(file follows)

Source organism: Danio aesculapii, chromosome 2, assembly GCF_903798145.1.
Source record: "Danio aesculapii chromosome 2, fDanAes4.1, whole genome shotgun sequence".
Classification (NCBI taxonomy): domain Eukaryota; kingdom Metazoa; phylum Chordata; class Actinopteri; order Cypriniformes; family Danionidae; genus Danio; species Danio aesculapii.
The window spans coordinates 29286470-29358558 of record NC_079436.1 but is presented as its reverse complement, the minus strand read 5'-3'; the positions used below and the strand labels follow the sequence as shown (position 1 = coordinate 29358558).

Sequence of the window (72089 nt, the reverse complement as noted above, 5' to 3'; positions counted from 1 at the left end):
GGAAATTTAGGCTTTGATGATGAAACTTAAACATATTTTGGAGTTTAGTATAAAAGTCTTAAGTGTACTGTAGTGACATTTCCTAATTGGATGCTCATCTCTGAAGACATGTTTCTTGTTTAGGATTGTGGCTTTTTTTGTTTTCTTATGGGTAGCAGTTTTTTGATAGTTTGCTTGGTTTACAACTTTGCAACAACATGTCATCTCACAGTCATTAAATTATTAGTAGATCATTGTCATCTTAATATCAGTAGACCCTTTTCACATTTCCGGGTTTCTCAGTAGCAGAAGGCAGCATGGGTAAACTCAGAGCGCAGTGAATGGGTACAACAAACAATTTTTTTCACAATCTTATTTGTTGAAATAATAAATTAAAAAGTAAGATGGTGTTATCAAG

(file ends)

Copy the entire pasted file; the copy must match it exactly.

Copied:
Source organism: Danio aesculapii, chromosome 2, assembly GCF_903798145.1.
Source record: "Danio aesculapii chromosome 2, fDanAes4.1, whole genome shotgun sequence".
Classification (NCBI taxonomy): domain Eukaryota; kingdom Metazoa; phylum Chordata; class Actinopteri; order Cypriniformes; family Danionidae; genus Danio; species Danio aesculapii.
The window spans coordinates 29286470-29358558 of record NC_079436.1 but is presented as its reverse complement, the minus strand read 5'-3'; the positions used below and the strand labels follow the sequence as shown (position 1 = coordinate 29358558).

Sequence of the window (72089 nt, the reverse complement as noted above, 5' to 3'; positions counted from 1 at the left end):
GGAAATTTAGGCTTTGATGATGAAACTTAAACATATTTTGGAGTTTAGTATAAAAGTCTTAAGTGTACTGTAGTGACATTTCCTAATTGGATGCTCATCTCTGAAGACATGTTTCTTGTTTAGGATTGTGGCTTTTTTTGTTTTCTTATGGGTAGCAGTTTTTTGATAGTTTGCTTGGTTTACAACTTTGCAACAACATGTCATCTCACAGTCATTAAATTATTAGTAGATCATTGTCATCTTAATATCAGTAGACCCTTTTCACATTTCCGGGTTTCTCAGTAGCAGAAGGCAGCATGGGTAAACTCAGAGCGCAGTGAATGGGTACAACAAACAATTTTTTTCACAATCTTATTTGTTGAAATAATAAATTAAAAAGTAAGATGGTGTTATCAAG